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Online publication date:
November 2017
Print publication year:
Online ISBN:
Law, Human Rights

Book description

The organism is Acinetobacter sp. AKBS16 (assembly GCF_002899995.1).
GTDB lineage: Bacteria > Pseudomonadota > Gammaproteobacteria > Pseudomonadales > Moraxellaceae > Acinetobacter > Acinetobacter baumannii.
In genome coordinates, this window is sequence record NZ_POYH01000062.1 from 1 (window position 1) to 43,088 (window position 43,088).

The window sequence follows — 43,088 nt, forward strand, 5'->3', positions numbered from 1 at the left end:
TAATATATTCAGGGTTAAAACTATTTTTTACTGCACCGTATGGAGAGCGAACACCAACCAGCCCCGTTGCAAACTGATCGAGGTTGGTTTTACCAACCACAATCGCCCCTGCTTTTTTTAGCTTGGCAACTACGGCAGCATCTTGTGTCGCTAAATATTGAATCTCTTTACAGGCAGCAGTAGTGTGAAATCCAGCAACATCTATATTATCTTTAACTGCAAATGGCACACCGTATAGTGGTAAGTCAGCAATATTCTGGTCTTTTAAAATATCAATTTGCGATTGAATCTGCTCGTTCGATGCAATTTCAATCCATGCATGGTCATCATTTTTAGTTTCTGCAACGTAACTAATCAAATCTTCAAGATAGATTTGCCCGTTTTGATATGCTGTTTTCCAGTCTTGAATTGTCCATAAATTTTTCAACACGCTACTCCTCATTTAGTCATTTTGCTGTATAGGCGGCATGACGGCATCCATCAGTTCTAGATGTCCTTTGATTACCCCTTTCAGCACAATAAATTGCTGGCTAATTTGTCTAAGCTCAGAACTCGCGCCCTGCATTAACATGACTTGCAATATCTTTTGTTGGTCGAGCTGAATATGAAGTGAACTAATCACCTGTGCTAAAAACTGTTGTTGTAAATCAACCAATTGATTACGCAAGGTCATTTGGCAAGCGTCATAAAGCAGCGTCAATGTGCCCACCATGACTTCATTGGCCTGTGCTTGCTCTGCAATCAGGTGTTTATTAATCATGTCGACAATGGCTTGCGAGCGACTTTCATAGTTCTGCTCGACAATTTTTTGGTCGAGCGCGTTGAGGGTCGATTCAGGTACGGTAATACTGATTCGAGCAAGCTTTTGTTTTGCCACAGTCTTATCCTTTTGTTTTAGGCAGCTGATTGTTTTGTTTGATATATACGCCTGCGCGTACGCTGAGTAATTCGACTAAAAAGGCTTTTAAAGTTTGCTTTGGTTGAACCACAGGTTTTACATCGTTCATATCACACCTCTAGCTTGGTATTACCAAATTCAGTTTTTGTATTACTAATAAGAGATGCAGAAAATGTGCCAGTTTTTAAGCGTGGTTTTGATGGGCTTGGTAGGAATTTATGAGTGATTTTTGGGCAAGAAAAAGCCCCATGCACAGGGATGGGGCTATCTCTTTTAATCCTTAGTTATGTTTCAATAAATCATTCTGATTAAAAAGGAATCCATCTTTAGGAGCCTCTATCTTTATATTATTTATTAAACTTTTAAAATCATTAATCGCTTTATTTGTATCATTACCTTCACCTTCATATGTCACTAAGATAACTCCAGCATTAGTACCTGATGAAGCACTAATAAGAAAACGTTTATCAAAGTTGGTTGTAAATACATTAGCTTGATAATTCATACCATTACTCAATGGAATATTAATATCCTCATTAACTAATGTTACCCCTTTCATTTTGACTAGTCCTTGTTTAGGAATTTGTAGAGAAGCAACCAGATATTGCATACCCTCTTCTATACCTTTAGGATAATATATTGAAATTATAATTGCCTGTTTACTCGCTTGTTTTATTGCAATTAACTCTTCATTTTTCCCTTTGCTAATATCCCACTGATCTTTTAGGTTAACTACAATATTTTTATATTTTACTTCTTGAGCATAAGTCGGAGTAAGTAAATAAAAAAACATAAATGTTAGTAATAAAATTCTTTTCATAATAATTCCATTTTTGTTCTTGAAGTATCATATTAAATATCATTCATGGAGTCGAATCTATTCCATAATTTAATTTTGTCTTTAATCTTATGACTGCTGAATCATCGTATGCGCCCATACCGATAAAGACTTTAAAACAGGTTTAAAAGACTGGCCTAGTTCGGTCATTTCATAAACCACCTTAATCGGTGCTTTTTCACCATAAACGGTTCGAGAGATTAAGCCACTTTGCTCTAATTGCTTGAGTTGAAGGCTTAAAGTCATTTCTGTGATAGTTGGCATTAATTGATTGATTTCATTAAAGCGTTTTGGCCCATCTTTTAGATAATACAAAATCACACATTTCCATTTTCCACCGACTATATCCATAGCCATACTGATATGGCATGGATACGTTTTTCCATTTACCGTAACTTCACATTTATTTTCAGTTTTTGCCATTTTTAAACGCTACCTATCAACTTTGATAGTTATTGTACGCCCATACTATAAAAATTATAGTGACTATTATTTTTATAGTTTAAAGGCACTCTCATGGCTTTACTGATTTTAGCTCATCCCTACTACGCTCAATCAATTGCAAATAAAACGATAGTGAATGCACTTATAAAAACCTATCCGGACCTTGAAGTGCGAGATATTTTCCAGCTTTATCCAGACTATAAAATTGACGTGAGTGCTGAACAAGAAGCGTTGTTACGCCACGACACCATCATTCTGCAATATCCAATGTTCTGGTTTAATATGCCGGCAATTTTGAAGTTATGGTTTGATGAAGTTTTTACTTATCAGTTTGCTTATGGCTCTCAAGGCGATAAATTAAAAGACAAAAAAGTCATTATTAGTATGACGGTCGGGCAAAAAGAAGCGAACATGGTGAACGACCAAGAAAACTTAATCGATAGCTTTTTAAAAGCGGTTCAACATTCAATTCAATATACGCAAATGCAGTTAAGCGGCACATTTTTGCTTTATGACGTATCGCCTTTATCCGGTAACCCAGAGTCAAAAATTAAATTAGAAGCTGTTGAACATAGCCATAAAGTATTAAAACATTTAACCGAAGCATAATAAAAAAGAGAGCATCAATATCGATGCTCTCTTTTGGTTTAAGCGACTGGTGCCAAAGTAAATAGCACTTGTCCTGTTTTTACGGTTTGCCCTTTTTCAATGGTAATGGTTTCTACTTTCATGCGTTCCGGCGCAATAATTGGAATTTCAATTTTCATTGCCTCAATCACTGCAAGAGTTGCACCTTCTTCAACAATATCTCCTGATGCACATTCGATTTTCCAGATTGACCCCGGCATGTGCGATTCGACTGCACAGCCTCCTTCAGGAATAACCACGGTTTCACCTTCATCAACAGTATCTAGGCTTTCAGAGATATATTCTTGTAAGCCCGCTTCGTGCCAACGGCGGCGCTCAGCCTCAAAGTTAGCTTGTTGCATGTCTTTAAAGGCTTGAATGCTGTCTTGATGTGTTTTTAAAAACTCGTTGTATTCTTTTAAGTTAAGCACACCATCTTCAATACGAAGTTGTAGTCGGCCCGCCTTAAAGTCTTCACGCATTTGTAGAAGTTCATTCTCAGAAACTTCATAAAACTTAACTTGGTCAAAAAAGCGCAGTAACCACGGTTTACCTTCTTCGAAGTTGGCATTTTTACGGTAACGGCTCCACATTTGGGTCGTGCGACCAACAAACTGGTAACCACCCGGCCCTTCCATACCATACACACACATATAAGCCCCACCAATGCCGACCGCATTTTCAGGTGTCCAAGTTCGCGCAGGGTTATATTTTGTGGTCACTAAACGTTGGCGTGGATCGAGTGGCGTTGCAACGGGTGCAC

What lessons can we learn from history, and more importantly: how? This question is as commonplace as it is essential. Efficient transitional justice policy evaluation requires, inter alia, an historical dimension. What policy has or has not worked in the past is an obvious key question. Nevertheless, history as a profession remains somewhat absent in the multi-disciplinary field of transitional justice. The idea that we should learn lessons from history continues to create unease among most professional historians. In his critical introduction, the editor investigates the framework of this unease. At the core of this book are nine national European case studies (post 1945, the 1970s dictatorships, post 1989) which implement the true scholarly advantage of historical research for the field of transitional justice: the broad temporal space. All nine case studies tackle the longer-term impact of their country's transitional justice policies. Two comparative conclusions, amongst others by the internationally renowned transitional justice specialist Luc Huyse, complete this collection. This volume is a major contribution in the search for synergies between the agenda of historical research and the rapidly developing field of transitional justice.'The most sophisticated study to date of transitional justice. Responding to a thoughtful and well-elaborated conceptual framework, contributors explore transitional justice in nine European countries in the aftermath of civil and interstate wars. The collective findings document the variety of responses, some of the reasons for them, their consequences for justice, healing and democratic reconstruction and the important role played by official and collective memories. This is a must read for academics and policymakers alike.' Richard Ned Lebow, Professor of International Political Theory in the War Studies Department of King's College London and the James O. Freedman Presidential Professor (Emeritus) of Government at Dartmouth College'Surprisingly, we needed the detour of studying faraway tyrannies and wars to rethink in terms of transitional justice the legacy of painful pasts and the persistence of traumatic memories in postwar Europe. This impressive book offers a tableau of incisive country studies inspired by this new approach. Firmly embedded in comparative analysis and theoretical reflection, it should be in the hand luggage of the non-existent but dearly needed Special Rapporteur on Transitional Justice of the Council of Europe.' Antoon De Baets, author of Responsible History, University of Groningen

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